Perhaps the best Christmas present the Lord's Cupboard food pantry could get this year would be some advanced planning.
Director Suzanne Schwendemann said the extra spirit of giving and the food drives that come at Christmas are helpful, but that people should remember the hungry year-round.
"Everybody thinks of giving in November and December, but our busiest time is July and August," Schwendemann said. "The children were home from school, there were migrant workers, lots of detasselers and such, and these shelves were empty."
-Messenger photos by Joe Sutter
An outpouring of good will: Suzanne Schwendemann mentioned in passing in a Messenger interview that the Lord’s Cupboard pantry needed plastic bags. Response was so great she now has overflowing closets of plastic bags. Donations are still accepted, but the pantry doesn’t really need more right now. Instead, Schwendemann would like mountains of peanut butter or toilet paper next.
"Food drives would be much appreciated March through August."
Donations at any time are always appreciated, she said.
That's not to say the holidays aren't a special time at the Lord's Cupboard. Schwendemann planned a special Christmas treat for one day of each of the four weeks in Advent and the week following.
"One day I did a homemade pizza kit, with the crust, sauce, pepperoni. I had some young people who didn't know you could make pizza. They just thought it was something that came to the door," she said. "It's just encouraging fun and family time and fellowship."
The pantry, serves Webster County residents, is open eight hours a week, in two-hour stretches: 9:30 to 11:30 a.m. and 4 to 6 p.m. on Tuesday; 9:30 to 11:30 a.m. Thursday; and 1 to 3 p.m. Friday. In two hours, the most they can see is 25 families, while a very slow day will have 10 to 15 people.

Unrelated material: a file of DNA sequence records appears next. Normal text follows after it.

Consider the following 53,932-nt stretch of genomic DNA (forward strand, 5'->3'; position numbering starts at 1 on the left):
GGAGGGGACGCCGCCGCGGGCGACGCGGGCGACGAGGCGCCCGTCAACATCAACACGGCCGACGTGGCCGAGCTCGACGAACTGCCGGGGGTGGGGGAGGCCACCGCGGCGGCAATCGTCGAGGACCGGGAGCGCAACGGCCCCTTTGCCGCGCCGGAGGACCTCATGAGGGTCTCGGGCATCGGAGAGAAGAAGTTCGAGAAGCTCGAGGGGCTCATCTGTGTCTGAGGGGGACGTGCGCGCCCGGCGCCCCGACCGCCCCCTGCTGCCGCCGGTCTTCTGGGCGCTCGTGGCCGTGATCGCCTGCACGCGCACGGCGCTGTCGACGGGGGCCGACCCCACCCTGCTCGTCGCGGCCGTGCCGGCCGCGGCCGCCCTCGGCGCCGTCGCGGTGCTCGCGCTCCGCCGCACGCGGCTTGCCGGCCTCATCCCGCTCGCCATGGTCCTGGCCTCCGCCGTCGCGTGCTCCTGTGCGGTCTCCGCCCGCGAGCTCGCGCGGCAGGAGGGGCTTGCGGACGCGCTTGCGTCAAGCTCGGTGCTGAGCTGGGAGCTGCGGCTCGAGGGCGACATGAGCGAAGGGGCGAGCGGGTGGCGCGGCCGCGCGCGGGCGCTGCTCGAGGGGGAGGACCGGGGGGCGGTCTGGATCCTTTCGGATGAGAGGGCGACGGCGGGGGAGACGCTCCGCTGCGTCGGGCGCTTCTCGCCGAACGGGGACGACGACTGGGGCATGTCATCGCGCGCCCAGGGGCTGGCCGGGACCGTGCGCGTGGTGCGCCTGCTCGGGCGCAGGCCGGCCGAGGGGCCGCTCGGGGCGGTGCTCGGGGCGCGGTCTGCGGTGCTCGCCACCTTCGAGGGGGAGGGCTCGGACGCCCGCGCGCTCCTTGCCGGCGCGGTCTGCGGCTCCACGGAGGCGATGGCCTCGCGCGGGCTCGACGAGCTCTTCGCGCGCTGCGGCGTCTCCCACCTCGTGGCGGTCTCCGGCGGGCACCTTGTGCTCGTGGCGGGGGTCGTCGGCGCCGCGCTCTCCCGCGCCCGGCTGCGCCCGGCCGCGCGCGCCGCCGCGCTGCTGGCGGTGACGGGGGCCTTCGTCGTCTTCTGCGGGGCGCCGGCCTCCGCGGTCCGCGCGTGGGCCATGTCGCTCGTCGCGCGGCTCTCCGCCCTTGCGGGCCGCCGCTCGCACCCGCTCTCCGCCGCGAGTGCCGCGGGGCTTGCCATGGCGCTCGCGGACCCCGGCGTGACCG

The Lord's Cupboard averages 60 to 100 people a week, but these aren't the same people over and over, Schwendemann said. The Lord's Cupboard is an emergency pantry - clients can only come in up to five times in a year.
The numbers are frightening, she said. The pantry has seen twice as many clients this year as in 2011.
Donated food is important, but the pantry also has to do its own shopping.
"We order groceries every week, and I don't think the public understands that," Schwendemann said. "We spend about $6,000 to $10,000 on groceries a month, on top of what is donated."
All this funding comes from monetary donations from churches, businesses and individuals. The pantry alternates its shopping between Hy-Vee and Fareway, as well as buying low-priced items from the Food Bank of Iowa.
Schwendemann said the pantry has a food list it is committed to providing every week.
"One thing that's unique about our food pantry is we give them a menu to choose their own items, based on the size of their family," Schwendemann said. The menu breaks choices down into the food groups, and pantry volunteers help clients figure out what foods go together.
"It kind of empowers them, makes them feel like they have some control over it. It lets them do some meal planning," she said.
Since Schwendemann became pantry director in July, her three goals have been to provide healthy choices, educate clients toward meal planning and self-sufficiency, and community involvement.
"We've revamped the food choices list. We restructured it with the dietician from Hy-Vee on Sept. 1 into food groups. Just to encourage people to make more healthy choices."
Schwendemann has been working on more ways to collaborate with other charities in town, like Upper Des Moines Opportunity, the Backpack Buddies program and the Beacon of Hope men's shelter.
"The men from the Beacon of Hope come help me unload truck. I think we will all serve more people and serve better if we work together," she said.
She's also spreading the word about the pantry, and is always happy to do a presentation.
"I'm speaking with all the shifts at Nestle today," she said. "They're kicking off a food drive."
The community always responds well and helps out.
"Feelhaver Elementary lined the walls as tall as me with food," she said.
In fact, sometimes the community response is more than she ever expected.
In a previous Messenger article, "I made a comment, just flippantly, that grocery sacks were needed," she said. The clients take their food in grocery bags, and if the shelter ever runs out it has to buy more.
Now, though they certainly won't turn away any donations, "I have mountains and mountains of grocery bags. I have clown closets exploding," she said.
The overwhelming response left her very grateful.
"It was a joy. People who have never come in before, who have never donated anything, came in and felt like they were doing something," she said. "Even some of the clients got to donate something."
"I wish we could get mountains of peanut butter," she added. "Or toilet paper."